Marostica

Marostica, Veneto

Marostica

Marostica is a comune and town located in the Veneto region of Italy in the province of Vicenza. The name of the town can be traced to the Venetic language and refers to the hills and the streams that descend from the nearby mountains. The name of the town literally means "one which has mountains and hills".

Several ancient objects and artifacts dating back to the Venetic times have been found from the region from the first millennium B.C. The town is very famous for its yearly living chess event and for its excellent quality cherries. The economy of the town is based mainly on agriculture and cattle breeding.

 

Getting to Marostica

Marostica is located quite close to the cities of Vicenza and Bassano Del Grappa. There is no airport in Marostica so the easiest way to reach the town is by bus. Buses depart every few hours from Vicenza, Bassano Del Grappa and from the other destinations in the region for Marostica. Tickets can be bought at the main bus stations and the state buses are quite comfortable for travelling. Visitors who have a car can also easily drive down to the town. Marostica is located only half an hour away from Vicenza and only about 10 minutes from Bassano Del Grappa so it is quite easy to reach the town.

 

Moving Around the Town

Marostica is a very compact town. The main attraction in Marostica is the yearly living chess festival for which visitors from all over Italy travel to the town. Except for that, there are only two or three sight seeing attractions in the town which can all be visited on foot. Walking around the town is quite enjoyable since the streets are very picturesque. The cobblestoned pedestrian streets are lined with old charming houses which makes it quite interesting to walk around the town.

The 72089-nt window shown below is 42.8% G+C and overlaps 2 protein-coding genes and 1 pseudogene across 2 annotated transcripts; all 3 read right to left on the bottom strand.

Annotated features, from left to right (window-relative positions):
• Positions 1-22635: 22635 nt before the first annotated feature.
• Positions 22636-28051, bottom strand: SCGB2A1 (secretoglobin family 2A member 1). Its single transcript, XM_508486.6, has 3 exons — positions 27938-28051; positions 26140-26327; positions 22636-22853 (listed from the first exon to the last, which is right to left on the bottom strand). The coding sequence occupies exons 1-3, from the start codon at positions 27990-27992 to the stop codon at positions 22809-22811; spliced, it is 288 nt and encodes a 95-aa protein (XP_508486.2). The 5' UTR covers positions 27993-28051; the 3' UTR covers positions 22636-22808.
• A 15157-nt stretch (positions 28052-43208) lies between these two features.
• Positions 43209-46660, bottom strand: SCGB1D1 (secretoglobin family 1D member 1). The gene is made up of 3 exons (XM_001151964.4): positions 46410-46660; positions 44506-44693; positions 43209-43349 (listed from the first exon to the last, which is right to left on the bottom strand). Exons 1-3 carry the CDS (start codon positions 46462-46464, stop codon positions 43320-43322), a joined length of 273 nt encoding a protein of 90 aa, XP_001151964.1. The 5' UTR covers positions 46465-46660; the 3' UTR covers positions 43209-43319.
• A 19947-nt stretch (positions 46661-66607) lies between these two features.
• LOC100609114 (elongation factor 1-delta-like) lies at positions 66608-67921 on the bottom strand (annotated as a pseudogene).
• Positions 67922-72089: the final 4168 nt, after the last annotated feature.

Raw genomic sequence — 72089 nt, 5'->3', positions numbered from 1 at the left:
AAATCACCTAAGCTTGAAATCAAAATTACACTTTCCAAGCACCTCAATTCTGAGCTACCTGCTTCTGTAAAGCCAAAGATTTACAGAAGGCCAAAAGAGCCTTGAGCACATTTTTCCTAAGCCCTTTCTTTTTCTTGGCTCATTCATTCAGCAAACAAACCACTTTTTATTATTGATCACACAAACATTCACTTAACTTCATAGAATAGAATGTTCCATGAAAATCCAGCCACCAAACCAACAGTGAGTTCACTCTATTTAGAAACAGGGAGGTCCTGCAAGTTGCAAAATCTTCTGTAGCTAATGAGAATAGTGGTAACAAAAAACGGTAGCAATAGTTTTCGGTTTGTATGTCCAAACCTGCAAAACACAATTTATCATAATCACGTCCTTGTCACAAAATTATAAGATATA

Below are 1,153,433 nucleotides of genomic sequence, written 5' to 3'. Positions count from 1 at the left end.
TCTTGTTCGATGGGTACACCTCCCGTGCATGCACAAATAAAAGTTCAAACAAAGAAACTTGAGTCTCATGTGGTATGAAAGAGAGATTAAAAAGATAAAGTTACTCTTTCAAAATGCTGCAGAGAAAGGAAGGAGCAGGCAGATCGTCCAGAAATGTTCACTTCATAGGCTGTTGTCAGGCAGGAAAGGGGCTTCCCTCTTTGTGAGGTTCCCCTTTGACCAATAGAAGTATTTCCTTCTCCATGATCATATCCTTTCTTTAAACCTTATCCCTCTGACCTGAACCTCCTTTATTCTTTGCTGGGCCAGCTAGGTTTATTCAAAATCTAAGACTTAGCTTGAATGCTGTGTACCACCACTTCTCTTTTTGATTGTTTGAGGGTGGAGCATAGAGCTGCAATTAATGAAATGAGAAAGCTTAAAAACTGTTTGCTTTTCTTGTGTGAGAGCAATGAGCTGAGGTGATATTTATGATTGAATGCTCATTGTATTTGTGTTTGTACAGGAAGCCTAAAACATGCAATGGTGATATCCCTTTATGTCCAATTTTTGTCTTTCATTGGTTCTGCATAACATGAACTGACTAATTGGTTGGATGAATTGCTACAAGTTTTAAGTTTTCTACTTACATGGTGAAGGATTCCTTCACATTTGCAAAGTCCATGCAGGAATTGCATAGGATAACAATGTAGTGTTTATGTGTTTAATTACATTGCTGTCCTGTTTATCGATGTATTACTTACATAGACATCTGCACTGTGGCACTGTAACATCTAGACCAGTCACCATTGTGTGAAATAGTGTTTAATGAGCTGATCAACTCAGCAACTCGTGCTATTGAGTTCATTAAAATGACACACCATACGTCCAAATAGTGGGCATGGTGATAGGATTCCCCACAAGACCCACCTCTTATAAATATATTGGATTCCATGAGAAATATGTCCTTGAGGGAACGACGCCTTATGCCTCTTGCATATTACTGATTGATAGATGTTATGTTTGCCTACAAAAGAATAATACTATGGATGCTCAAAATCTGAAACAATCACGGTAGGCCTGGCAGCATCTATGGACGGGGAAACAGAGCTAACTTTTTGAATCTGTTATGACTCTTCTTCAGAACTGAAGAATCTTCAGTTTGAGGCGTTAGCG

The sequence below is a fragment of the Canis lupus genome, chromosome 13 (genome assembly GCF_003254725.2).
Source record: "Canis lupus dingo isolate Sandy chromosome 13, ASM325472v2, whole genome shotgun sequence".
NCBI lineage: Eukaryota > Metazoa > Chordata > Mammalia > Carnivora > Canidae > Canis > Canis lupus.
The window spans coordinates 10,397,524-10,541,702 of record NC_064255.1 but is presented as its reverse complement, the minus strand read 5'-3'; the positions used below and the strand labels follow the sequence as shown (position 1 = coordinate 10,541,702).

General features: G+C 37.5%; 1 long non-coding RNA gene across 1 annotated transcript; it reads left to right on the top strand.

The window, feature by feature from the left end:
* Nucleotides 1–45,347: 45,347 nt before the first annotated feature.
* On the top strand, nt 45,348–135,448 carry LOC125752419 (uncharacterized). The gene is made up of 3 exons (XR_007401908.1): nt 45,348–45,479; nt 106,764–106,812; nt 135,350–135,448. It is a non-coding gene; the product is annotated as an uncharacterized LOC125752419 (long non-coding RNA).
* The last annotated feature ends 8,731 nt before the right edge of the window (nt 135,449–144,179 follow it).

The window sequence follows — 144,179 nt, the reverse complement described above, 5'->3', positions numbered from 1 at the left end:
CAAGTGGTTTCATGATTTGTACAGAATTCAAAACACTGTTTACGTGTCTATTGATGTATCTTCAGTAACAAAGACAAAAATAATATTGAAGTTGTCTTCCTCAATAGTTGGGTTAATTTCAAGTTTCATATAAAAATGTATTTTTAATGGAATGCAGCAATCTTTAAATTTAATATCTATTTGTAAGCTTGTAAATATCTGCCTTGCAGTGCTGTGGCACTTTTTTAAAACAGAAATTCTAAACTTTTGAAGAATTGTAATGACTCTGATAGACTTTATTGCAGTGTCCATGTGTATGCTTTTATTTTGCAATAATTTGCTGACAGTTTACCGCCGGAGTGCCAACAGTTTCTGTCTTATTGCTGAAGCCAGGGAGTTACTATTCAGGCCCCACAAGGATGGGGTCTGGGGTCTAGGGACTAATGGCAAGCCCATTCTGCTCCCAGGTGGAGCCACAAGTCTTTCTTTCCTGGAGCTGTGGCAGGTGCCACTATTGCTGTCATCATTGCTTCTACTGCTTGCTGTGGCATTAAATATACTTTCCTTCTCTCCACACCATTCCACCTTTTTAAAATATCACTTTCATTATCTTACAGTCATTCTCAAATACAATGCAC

Attractions in Marostica

Piazza Castello

Marostica Castle

Piazza Castello is the main Piazza of Marostica. The picturesque piazza is surrounded by several beautiful buildings that date back to centuries. The castle of the town is located in this piazza. The popular living chess festival is organized each year in Marostica in this Piazza and visitors can see the chessboard laid out in the paving stones all around the year. There are also other important monuments that are located close to the piazza.

 

The Castles

Marostica has two different castles, Castello Superiore and Castello Inferiore. The Castello Superiore is located on top of a hill and overlooks the town and the surrounding landscape. The Castello Inferiore is located in the main piazza of the town and guards the main entrance. Both the castles have interesting architecture and are worth a visit. Visitors can climb up to Castello Superiore to get good views of the town. The road leading up to the castle is an uphill walk, but is also accessible by car. The castle located on top of the hill can be reached through a path within the walls of the town which is quite pretty. There is also an alternate route for descending down which leads to a footpath outside the walls. The path has rough stones but is very picturesque with cultivated terraces and beautiful lush trees.

 

Chess Festival

Chess square of Marostica